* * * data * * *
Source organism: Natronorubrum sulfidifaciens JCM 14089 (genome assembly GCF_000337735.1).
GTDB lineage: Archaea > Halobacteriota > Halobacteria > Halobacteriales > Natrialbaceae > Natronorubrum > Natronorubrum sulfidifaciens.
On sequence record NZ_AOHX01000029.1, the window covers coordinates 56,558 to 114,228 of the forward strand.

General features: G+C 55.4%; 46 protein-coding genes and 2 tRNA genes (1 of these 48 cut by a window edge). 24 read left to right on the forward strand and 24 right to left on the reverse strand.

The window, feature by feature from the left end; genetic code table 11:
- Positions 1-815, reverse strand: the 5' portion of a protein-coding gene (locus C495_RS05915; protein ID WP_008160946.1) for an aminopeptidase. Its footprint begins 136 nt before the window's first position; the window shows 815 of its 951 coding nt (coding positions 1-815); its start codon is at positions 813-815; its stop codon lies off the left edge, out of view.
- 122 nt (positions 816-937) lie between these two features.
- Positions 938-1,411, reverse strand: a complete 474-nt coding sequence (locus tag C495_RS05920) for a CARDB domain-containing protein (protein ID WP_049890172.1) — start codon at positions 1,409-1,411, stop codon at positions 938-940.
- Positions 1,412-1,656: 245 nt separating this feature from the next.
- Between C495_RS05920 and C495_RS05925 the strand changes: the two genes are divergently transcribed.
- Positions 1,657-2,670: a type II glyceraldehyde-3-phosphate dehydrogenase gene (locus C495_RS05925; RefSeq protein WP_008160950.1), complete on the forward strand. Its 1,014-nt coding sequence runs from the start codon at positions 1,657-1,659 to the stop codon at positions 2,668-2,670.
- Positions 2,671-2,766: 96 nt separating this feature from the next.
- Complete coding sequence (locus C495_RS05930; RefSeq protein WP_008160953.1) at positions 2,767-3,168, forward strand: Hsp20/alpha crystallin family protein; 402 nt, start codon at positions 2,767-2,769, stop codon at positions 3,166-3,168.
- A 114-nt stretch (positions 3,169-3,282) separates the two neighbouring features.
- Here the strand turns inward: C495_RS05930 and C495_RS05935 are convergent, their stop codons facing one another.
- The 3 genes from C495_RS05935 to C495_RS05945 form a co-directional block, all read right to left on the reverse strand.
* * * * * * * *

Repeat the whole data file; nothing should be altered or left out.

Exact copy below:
Source organism: Natronorubrum sulfidifaciens JCM 14089 (genome assembly GCF_000337735.1).
GTDB lineage: Archaea > Halobacteriota > Halobacteria > Halobacteriales > Natrialbaceae > Natronorubrum > Natronorubrum sulfidifaciens.
On sequence record NZ_AOHX01000029.1, the window covers coordinates 56,558 to 114,228 of the forward strand.

General features: G+C 55.4%; 46 protein-coding genes and 2 tRNA genes (1 of these 48 cut by a window edge). 24 read left to right on the forward strand and 24 right to left on the reverse strand.

The window, feature by feature from the left end; genetic code table 11:
- Positions 1-815, reverse strand: the 5' portion of a protein-coding gene (locus C495_RS05915; protein ID WP_008160946.1) for an aminopeptidase. Its footprint begins 136 nt before the window's first position; the window shows 815 of its 951 coding nt (coding positions 1-815); its start codon is at positions 813-815; its stop codon lies off the left edge, out of view.
- 122 nt (positions 816-937) lie between these two features.
- Positions 938-1,411, reverse strand: a complete 474-nt coding sequence (locus tag C495_RS05920) for a CARDB domain-containing protein (protein ID WP_049890172.1) — start codon at positions 1,409-1,411, stop codon at positions 938-940.
- Positions 1,412-1,656: 245 nt separating this feature from the next.
- Between C495_RS05920 and C495_RS05925 the strand changes: the two genes are divergently transcribed.
- Positions 1,657-2,670: a type II glyceraldehyde-3-phosphate dehydrogenase gene (locus C495_RS05925; RefSeq protein WP_008160950.1), complete on the forward strand. Its 1,014-nt coding sequence runs from the start codon at positions 1,657-1,659 to the stop codon at positions 2,668-2,670.
- Positions 2,671-2,766: 96 nt separating this feature from the next.
- Complete coding sequence (locus C495_RS05930; RefSeq protein WP_008160953.1) at positions 2,767-3,168, forward strand: Hsp20/alpha crystallin family protein; 402 nt, start codon at positions 2,767-2,769, stop codon at positions 3,166-3,168.
- A 114-nt stretch (positions 3,169-3,282) separates the two neighbouring features.
- Here the strand turns inward: C495_RS05930 and C495_RS05935 are convergent, their stop codons facing one another.
- The 3 genes from C495_RS05935 to C495_RS05945 form a co-directional block, all read right to left on the reverse strand.